Aston Martin will hit the ground running with its transition to electrification later this year when it unveils the production-ready Valhalla supercar, which will serve as a halo model for a new range of hybrid versions of the firm’s current models, as well as all-new fully electric cars.
The Valhalla is due to enter production in 2023. Revealed in concept form at the 2019 Geneva motor show, it was set to be the first model to use Aston’s bespoke ‘TM01’ hybridised 3.0-litre V6, before the set-up was to be rolled out across the line-up. However, development of that powertrain has now been put on ice in light of Aston’s strengthened ties to 20% stakeholder Mercedes-Benz, which will supply components at a “reasonable cost” to the British brand.
The mid-engined two-seater is now being substantially revised ahead of its 2023 launch date and will be shown again in its new form in the coming months. Aston has not revealed how many orders it has taken, but it has confirmed that “a chunk” of its deposit balance at the end of 2020 came from Valhalla customers.
The new supercar will still be a hybrid, but with CEO Tobias Moers keen to leverage the accessibility of components and drivetrains supplied by partner firm Mercedes-Benz, the V6 is now set to make way for an AMG power unit.
The most likely candidate is the electrified 4.0-litre twin-turbocharged V8 shortly to make its debut in the Mercedes-AMG GT73 4Matic 4-Door Coupé. It’s not yet clear whether the packaging constraints of the mid-engined two-seater’s bodywork will allow for the fitment of AMG’s 201bhp electric motor on the rear axle, as will be the case with the German marque’s performance hybrids, but the combustion element will remain mid-mounted. Outright power is expected to approach the 1000bhp mark, in line with the Valhalla’s billing as a rival to the Ferrari SF90 and McLaren Speedtail.
By 2030, 90% of Aston Martin’s model line-up will be electrified, with limited production of pure-combustion engines continuing to serve the enthusiast sector and several overseas markets where such powertrains can still be sold.
The firm’s electrification efforts will kick off towards the end of 2021, with the unveiling of a new hybrid version of the DBX SUV. Autocar understands it is set to use a powertrain taken from the Mercedes-AMG portfolio. The most likely choice is the E53’s mild-hybrid straight six, which, if used in its current form, would endow Aston’s first electrified production car with 429bhp and 384lb ft – with the electric drive motor called on under hard acceleration to provide a torque boost of 184lb ft.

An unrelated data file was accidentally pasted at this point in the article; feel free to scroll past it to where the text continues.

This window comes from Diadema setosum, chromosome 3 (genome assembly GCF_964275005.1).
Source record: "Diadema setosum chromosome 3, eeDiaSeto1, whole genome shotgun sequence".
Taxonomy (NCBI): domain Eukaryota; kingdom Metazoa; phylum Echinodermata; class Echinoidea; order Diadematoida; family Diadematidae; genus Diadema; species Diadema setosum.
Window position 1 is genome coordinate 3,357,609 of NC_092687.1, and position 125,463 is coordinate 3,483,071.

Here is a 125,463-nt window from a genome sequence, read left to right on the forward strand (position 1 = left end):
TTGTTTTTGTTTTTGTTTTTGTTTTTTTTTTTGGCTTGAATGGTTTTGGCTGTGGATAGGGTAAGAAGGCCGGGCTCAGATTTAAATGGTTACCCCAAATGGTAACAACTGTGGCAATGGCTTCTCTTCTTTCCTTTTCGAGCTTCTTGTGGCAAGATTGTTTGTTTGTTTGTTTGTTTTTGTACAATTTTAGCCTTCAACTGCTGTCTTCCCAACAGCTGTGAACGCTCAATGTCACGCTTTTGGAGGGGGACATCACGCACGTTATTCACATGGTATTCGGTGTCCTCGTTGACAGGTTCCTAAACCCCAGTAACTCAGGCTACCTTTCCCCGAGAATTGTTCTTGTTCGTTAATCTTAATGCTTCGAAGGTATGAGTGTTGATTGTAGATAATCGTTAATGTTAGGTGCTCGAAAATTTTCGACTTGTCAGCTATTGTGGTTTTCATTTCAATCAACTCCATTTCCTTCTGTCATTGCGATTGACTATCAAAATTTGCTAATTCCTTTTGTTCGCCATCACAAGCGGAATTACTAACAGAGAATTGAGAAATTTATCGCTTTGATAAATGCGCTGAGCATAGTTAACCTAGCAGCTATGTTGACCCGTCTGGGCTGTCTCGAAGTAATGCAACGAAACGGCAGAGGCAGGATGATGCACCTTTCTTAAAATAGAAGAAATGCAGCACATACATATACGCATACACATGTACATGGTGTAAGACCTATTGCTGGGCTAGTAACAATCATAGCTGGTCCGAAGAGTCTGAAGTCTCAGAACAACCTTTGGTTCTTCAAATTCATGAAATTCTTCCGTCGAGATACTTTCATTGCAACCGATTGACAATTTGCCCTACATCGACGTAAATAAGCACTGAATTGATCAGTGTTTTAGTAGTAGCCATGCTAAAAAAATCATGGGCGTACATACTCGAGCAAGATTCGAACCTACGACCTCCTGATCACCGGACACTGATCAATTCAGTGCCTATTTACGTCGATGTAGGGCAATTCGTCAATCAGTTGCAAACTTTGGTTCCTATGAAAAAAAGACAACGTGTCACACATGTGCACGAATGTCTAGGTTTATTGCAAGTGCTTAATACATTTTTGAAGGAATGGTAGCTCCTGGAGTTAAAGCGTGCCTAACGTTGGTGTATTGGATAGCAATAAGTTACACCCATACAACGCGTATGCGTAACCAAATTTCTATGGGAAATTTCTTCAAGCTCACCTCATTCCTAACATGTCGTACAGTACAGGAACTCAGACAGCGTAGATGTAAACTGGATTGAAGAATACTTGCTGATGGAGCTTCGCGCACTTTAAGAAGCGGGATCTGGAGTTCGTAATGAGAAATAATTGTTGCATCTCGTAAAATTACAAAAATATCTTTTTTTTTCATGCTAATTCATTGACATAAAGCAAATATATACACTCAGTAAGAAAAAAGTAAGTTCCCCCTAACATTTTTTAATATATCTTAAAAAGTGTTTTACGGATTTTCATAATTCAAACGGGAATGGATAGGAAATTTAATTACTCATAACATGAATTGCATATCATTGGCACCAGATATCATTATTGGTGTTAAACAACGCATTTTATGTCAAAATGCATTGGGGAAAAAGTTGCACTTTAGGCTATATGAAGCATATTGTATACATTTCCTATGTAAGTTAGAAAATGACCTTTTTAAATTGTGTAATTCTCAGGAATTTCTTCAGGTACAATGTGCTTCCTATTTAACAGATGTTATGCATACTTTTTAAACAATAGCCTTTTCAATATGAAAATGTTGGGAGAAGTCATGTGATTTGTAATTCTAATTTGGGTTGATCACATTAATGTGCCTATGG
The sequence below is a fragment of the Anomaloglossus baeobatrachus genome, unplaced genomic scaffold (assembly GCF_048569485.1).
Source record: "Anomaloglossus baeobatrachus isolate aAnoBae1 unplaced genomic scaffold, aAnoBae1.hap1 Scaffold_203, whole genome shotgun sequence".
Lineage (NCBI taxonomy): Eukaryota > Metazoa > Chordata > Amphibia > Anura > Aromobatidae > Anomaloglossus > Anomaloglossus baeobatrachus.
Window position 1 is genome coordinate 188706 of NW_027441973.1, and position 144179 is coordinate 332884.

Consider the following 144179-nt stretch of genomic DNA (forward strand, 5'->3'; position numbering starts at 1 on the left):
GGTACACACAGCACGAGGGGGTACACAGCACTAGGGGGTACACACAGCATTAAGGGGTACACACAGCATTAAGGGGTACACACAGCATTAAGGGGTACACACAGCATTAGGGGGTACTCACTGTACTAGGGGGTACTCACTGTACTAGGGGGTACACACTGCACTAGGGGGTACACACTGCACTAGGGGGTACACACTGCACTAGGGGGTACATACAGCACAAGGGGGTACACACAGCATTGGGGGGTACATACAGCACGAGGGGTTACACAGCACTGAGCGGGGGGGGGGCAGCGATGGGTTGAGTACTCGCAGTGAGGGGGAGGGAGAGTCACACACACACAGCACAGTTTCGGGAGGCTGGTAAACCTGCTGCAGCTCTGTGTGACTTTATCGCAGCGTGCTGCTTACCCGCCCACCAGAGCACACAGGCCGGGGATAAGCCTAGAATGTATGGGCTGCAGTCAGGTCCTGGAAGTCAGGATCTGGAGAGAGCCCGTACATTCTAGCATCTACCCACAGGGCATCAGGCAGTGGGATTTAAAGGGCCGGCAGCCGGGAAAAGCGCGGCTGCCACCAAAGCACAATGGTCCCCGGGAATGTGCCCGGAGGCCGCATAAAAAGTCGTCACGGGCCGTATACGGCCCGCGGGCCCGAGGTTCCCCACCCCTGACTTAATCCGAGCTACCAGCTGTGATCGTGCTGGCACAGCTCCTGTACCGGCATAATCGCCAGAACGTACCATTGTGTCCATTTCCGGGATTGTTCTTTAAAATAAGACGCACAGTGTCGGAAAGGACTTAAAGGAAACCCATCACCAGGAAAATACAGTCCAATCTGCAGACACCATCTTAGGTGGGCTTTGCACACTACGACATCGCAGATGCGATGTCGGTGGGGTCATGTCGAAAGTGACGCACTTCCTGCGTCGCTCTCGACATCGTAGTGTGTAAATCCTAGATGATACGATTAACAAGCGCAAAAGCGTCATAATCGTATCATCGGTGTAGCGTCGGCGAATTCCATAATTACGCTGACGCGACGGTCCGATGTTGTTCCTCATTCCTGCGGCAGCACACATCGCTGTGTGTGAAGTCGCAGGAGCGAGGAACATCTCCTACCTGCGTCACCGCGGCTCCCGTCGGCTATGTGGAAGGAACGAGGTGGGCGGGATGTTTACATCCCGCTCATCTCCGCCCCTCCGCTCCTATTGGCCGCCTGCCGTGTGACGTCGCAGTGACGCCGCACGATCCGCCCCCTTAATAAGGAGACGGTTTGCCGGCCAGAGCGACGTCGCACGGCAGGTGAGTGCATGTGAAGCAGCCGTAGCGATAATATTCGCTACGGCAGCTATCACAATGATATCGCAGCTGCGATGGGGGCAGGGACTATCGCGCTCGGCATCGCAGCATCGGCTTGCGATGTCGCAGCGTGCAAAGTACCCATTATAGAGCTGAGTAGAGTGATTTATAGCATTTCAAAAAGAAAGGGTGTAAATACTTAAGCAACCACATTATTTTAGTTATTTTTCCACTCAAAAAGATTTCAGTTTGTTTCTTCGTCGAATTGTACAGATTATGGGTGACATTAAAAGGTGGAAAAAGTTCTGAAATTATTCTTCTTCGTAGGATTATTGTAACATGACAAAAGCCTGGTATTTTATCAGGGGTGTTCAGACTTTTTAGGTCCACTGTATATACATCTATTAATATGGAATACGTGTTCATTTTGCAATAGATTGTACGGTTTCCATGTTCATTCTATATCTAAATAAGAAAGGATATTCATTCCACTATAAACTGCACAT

So equipped, the DBX hybrid should come close to offering performance comparable to that of the combustion-only car, with a sub-5.0sec 0-62mph time and a 155mph restricted top speed, but with official CO2 emissions brought down from 323g/km to below 250g/km and MPG boosted to the high-20s.
Aston Martin will continue with plans to revive the long-dormant Lagonda name and is set to take the fight to Rolls-Royce with a family of ultra-luxurious stand-alone models from 2022 or 2023.
Plans to spin the nameplate off as a dedicated luxury EV sub-brand were originally due to come to fruition in 2021 with the launch of a new luxury saloon and SUV, based on the Vision concept and All-Terrain concepts respectively. It is not yet clear whether production versions of these cars will be the first Lagonda models to arrive, but the concepts’ defining characteristics – rakish side profile, styling influence from 2015’s limited-run Taraf saloon and advanced autonomous capabilities – can be expected to remain hallmarks of the Lagonda line-up.
Autocar understands that Lagonda branding will also be used for top-end versions of Aston-badged cars, similar to Maybach versions of the Mercedes S-Class and GLS. The first such model is expected to be a long-wheelbase DBX, pitched as a sporty answer to the Bentley Bentayga, but with heightened luxury appeal to go up against the pricier Rolls-Royce Cullinan.